Department of Justice Seal

Prepared Remarks of Attorney General Alberto R. Gonzales
at the Portrait Unveiling of Former Attorney General John Ashcroft

Washington, D.c.
November 17, 2006

Good morning and welcome.

This morning, on the eve of Thanksgiving celebrations around dinner tables across America, we gather to celebrate the service of John Ashcroft and to say thank you for a job well done as our Attorney General during one of the most historic and difficult periods in our nation’s history.

We are joined today by many friends and alumni of the Department of Justice, as well as many special guests – Justice Clarence Thomas, Senator Kit Bond, Homeland Security Secretary Michael Chertoff and Labor Secretary Elaine Chao, thank you for being here – and I want to welcome one and all – whether this is your first time in the Great Hall or a return to once-familiar territory.

I also want to offer a special welcome to John’s wife, Janet Ashcroft. Wonderful to see you here today, Janet.

Our other special guest is the artist for General Ashcroft’s portrait: John Howard Sanden. I’d like to welcome John and his wife, Elizabeth, to the Department.

You know, several members of the media have commented on the different styles between John and me. And I suppose that’s true. For example, John likes blue drapes…I happen to like a more open look.

General Ashcroft had an open door policy with the press. Given John’s high regard for reporters and his close association with both American and foreign journalists, it is not surprising that a large number of members of the media are here for today’s hanging.

Recently, I was in Europe in the offices of one of my law enforcement counterparts. As I stood admiring some portraits of former ministers, my host disclosed that he was an artist – a political cartoonist – and that he could draw a self-portrait when he left government, thus saving the taxpayers and his country a few Euros.

I found the image of John Ashcroft sitting in front of a mirror, sketching himself with crayons and watercolors to be interesting. Although we know John has great respect for the taxpayer’s money, I think we also appreciate that he didn’t try to paint his portrait himself especially given the remarkable talents of Mr. Sanden.

Continuing on with our program please rise and join me in the presentation of the colors and the playing of our National Anthem.


President Theodore Roosevelt once wrote:

It is not the critic who counts; not the man who points out how the strong man stumbles, or where the doer of deeds could have done them better. The credit belongs to the man who is actually in the arena, whose face is marred by dust and sweat and blood; who strives valiantly; who errs, who comes short again and again, because there is no effort without error and shortcoming; but who does actually strive to do the deeds; who knows great enthusiasms, the great devotions; who spends himself in a worthy cause; who at the best knows in the end the triumph of high achievement, and who at the worst, if he fails, at least fails while daring greatly, so that his place shall never be with those cold and timid souls who neither know victory nor defeat.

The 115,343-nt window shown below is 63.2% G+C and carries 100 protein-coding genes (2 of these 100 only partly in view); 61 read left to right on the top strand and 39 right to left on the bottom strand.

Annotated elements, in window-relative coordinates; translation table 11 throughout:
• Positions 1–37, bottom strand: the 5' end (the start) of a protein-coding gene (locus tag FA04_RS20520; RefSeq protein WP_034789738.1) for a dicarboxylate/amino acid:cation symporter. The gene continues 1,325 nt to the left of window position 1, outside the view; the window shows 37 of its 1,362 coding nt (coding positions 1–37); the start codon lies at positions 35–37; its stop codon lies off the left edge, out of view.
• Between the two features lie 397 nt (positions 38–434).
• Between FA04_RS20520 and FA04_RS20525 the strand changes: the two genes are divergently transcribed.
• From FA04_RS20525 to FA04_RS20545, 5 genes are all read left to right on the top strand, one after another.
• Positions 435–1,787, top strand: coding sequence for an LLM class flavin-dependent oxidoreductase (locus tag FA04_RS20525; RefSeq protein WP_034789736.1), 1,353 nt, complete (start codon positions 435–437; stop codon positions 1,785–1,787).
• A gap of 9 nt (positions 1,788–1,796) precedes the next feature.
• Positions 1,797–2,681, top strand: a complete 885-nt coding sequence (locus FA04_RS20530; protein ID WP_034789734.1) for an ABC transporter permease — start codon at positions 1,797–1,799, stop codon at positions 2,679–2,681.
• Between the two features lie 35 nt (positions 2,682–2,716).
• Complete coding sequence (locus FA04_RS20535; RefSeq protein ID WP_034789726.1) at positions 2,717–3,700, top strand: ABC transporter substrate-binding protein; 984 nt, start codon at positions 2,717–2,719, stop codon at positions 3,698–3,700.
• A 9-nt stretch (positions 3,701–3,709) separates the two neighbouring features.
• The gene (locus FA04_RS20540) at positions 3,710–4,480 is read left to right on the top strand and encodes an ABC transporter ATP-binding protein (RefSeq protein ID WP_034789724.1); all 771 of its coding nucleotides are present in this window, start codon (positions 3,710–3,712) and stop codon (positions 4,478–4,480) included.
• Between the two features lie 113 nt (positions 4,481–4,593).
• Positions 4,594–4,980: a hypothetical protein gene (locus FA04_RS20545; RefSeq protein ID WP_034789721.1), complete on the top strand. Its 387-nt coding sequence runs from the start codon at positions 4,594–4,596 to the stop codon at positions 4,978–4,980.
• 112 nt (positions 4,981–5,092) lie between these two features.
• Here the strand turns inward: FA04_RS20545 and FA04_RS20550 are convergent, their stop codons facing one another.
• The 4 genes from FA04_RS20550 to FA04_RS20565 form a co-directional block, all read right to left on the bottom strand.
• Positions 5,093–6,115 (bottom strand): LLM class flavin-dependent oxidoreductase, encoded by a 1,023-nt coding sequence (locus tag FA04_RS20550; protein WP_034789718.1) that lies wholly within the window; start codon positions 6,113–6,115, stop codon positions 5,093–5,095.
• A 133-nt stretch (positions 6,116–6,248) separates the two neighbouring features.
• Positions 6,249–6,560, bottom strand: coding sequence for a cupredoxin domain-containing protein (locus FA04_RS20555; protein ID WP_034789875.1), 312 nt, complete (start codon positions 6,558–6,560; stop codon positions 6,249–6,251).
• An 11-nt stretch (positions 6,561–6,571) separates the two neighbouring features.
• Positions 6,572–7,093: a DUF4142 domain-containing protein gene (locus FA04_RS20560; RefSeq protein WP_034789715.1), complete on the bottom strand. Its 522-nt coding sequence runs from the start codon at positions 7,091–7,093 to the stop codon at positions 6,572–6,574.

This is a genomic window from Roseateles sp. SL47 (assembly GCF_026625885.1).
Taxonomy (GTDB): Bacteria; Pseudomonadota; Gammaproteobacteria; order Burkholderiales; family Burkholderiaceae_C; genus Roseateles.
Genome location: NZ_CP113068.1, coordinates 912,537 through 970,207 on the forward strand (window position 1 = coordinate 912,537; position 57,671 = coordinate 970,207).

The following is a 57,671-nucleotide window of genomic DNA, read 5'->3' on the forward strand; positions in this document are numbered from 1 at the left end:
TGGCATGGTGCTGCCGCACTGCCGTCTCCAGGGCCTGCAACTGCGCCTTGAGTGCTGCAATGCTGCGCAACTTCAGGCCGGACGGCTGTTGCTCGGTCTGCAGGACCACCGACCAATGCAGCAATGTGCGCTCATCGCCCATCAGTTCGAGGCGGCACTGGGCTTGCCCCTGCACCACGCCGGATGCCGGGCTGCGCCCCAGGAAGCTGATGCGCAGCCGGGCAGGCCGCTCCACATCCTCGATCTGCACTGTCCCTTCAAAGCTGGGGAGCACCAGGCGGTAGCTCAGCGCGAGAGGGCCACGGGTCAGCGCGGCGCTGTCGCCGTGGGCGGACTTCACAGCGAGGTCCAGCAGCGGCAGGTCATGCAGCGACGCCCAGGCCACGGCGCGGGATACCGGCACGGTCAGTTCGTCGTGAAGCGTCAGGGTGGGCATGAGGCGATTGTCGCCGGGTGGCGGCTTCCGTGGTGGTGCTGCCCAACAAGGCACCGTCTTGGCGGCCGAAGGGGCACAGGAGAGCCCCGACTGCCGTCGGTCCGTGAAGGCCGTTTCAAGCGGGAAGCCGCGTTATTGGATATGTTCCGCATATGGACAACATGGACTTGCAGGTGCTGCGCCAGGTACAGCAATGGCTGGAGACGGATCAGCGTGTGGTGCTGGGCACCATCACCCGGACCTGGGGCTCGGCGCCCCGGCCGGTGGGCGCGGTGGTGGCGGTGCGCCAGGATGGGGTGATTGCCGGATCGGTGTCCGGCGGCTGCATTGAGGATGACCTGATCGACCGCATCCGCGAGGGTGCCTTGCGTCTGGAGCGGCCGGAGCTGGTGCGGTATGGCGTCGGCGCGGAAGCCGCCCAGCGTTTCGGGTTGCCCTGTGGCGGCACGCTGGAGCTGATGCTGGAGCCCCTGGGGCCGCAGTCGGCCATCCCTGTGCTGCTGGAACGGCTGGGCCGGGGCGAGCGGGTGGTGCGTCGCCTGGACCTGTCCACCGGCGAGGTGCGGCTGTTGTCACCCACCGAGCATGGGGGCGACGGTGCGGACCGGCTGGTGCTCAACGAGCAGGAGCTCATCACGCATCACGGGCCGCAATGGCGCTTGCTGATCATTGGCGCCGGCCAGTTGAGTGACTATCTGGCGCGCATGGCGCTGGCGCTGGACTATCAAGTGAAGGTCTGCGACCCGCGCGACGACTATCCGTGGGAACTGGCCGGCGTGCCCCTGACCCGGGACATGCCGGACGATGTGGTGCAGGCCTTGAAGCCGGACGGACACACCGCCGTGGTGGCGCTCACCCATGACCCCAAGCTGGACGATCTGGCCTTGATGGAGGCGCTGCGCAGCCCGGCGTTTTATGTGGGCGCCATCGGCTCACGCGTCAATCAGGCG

When we think of the man in the arena striving valiantly with great enthusiasm in a worthy cause, it is hard not to think of John Ashcroft. In just the short time that I have known him, John has proven again and again his courage and his strength of character.

We will soon unveil a portrait of not just an Attorney General, but of a consummate statesman. Once-governor, once-senator – John Ashcroft’s record of public service is both long and deep. In each of his public roles, he worked tirelessly for the good of the people he served.

As the wonderful patriotic hymn says of America’s heroes, I think we can say of John Ashcroft – “who more than self their country loved, and mercy more than life.”

In both his state capital and his Nation’s capital, John has been a consistent, modest and moral leader.

Here at the Justice Department, John led ably after September 11th – a time that will doubtless stand out in history as one of the most challenging times for our nation, when an unthinkable, monstrous criminal act was also an act of war. From my vantage point at the White House, I saw John step up as a warrior for America. A few questioned his approach, but I think his willingness to take the fight to the enemy reassured the American people during those darkest days that this government would not back down in the face of adversity, but would take bold steps to protect them.

Like so many of his law enforcement colleagues, John should know that he deserves a substantial portion of the credit for the fact that America has not been attacked in more than five years. Thanks to his cool head and insightful perspective, I believe he will be remembered as being the right man at the right time for this incredibly complex and challenging job.

John Ashcroft loves his country, and believes deeply in the rule of law and that “thy liberty” is found in law. He knows that one preserves and protects the other, and his public service is a record of that fact.

It is right and fitting that, from this day forward, John Ashcroft’s portrait will hang in the Department of Justice. Because in his public life, John Ashcroft has always stood for justice… everywhere that he stood.

Ladies and gentleman, please join me in welcoming Attorney General John Ashcroft.


Thank you, John, and thank you Mr. Sanden. We are all honored to have been part of this special ceremony.

I encourage all of you – colleagues, friends and family members – to join us on the 5th floor for refreshments and a chance to take a closer look at this wonderful piece of art.

It has been a pleasure to host you at the Department of Justice. Thank you all for coming.